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The Jesus Bourne Files

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posted on Jan, 4 2014 @ 09:53 AM
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When was Jesus born? According to our calendar, Jesus was born in Anno Domine or 1 A.D. Further according to tradition he was born on Christmas Eve in Bethlehem, Judea. According to the Gospel of Luke, however he had to have been born before 4 B.C. when Herod the Great was still alive. Also, there was a census that never occured. It must be a hint of something else. A hidden time reference would come in handy.

And what do you know. After the Babylonian exile, perhaps inspired by their astrology and calendars, the Torah was basically turned into an elaborate calendar with weekly, and even daily parts or Parasha in the five books of Moses, so that if you read a new parashat every Shabbath you would complete the Law in one year. One of these parasha is called Parashat Ki-Tisa. The portion of the bible that is read is Exodus 30:11-34:35 (see www.chabad.org...), the census God ordered Israel to complete in order to make all the things of the Tabernacle. Looking up Ki-Tisa at chabad.org, you get the following:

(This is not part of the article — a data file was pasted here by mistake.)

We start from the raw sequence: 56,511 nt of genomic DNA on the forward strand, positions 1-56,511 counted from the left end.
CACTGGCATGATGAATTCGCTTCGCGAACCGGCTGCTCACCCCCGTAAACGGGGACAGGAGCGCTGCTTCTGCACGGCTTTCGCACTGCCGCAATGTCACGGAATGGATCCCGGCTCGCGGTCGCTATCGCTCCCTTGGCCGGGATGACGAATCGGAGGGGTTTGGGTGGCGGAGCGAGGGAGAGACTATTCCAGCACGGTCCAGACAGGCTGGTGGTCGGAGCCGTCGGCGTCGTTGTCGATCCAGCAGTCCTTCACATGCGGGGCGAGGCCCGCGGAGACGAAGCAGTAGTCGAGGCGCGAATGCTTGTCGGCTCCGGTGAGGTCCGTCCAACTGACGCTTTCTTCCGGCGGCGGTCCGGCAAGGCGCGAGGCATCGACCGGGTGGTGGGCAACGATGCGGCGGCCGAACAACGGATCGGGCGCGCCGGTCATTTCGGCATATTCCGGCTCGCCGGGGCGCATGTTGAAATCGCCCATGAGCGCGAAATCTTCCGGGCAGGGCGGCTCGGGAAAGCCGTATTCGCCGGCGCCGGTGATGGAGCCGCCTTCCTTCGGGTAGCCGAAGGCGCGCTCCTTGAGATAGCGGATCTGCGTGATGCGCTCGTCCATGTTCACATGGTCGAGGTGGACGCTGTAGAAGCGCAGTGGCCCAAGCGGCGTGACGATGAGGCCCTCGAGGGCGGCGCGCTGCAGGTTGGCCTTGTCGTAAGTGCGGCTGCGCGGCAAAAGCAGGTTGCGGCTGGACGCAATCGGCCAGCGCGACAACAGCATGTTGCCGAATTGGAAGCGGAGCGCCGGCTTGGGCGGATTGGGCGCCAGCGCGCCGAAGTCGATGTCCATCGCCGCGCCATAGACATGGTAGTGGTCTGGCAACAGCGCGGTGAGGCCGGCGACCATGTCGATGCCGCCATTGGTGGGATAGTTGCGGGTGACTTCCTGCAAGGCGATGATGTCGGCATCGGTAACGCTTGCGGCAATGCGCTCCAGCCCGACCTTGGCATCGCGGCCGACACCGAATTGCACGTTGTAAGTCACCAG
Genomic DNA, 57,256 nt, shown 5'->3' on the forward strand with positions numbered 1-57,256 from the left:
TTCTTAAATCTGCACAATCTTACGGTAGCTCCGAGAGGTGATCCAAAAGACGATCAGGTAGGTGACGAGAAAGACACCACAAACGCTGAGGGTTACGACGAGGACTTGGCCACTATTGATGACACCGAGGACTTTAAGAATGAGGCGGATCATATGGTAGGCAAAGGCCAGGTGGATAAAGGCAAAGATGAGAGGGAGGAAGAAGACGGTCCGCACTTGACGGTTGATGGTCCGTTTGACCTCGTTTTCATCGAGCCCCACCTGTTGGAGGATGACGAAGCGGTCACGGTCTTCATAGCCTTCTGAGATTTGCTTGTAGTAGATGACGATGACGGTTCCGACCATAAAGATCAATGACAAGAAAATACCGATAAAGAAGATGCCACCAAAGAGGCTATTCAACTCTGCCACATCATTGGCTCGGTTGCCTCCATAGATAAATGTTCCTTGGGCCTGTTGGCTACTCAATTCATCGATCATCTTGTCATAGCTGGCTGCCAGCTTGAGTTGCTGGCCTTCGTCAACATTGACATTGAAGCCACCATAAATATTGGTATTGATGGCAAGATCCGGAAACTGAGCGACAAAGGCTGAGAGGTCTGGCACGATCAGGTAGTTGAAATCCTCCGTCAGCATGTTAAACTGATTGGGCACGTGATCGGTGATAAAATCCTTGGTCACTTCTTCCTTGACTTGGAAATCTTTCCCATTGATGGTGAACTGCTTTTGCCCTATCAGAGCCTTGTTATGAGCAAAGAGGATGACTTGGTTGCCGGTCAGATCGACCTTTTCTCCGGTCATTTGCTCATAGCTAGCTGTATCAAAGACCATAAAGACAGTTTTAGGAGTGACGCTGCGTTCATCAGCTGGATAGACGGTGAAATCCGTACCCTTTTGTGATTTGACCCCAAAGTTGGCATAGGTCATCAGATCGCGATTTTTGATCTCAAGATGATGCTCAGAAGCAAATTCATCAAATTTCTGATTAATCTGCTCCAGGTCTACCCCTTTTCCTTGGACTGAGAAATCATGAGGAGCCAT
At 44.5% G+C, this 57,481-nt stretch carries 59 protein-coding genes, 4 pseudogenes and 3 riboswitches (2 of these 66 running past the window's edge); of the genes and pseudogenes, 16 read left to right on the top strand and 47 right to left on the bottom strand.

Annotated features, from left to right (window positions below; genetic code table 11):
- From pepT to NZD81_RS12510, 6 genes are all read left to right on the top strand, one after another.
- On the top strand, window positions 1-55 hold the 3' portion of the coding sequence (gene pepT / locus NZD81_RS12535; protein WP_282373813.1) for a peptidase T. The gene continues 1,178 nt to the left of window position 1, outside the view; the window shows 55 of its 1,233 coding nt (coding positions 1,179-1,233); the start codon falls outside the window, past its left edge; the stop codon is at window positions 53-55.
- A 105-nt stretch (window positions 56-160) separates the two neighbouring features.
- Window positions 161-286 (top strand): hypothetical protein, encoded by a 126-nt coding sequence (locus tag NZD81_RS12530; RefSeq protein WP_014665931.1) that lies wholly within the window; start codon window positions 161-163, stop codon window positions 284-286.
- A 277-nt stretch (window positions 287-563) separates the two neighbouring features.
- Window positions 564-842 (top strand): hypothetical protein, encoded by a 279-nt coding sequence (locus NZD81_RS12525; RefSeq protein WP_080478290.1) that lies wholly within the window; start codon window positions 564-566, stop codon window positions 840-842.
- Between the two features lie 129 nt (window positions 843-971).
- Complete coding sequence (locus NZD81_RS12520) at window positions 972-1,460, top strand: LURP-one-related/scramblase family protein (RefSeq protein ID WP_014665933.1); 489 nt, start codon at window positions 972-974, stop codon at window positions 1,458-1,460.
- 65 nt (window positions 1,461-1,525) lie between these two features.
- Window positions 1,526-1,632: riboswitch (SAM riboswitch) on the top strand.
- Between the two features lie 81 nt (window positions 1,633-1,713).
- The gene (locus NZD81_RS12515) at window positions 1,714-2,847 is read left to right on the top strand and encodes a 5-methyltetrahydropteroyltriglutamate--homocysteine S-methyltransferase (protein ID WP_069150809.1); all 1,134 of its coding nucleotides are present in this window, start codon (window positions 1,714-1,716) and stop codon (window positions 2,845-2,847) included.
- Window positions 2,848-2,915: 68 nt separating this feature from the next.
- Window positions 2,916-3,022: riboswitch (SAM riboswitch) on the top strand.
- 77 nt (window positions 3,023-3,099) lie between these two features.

The portion discusses the census of the Israelites, the washbasin of the Tabernacle, the anointing oils for the priests and kings, the incense offering, and the Sabbath. The Torah then relates the story of theGolden Calf, G‑d's anger at the Jewish nation, Moses successfully arguing for Divine forgiveness for the sin, the subsequent breaking of the tablets, and the giving of the second tablets.
Source: www.chabad.org...

Or to make it short: Census, gold, myrrh and incense and at the time when lambs are born… it’s how the story goes. Parashat Ki-Tisa, typically read around late February, early March. It is the 21st parashat and is typically referred to as ‘the Census’.

The Gospel is also quite clear that there was a peculiar astronomical event, a bright star, in the sky when Jesus was born that lasted at least the time it would take the magi to travel from Babylon, which has made many people look to spring 6 B.C. when the planets lined up like beads on a rosary, with several major conjunctions between the visible stars or planets known to the Babylonian magi, near the Sun at daybreak in mid-Pisces, complete with Jupiter in occultation with the Moon just as the Moon passes the Sun (also in Pisces of course). But 5 B.C. is also good candidate, because of a nova recorded by the Chinese, but this one hardly moved and didn’t last long enough, like the triple conjunction between Jupitere and Saturn.

And according to Wikipedia: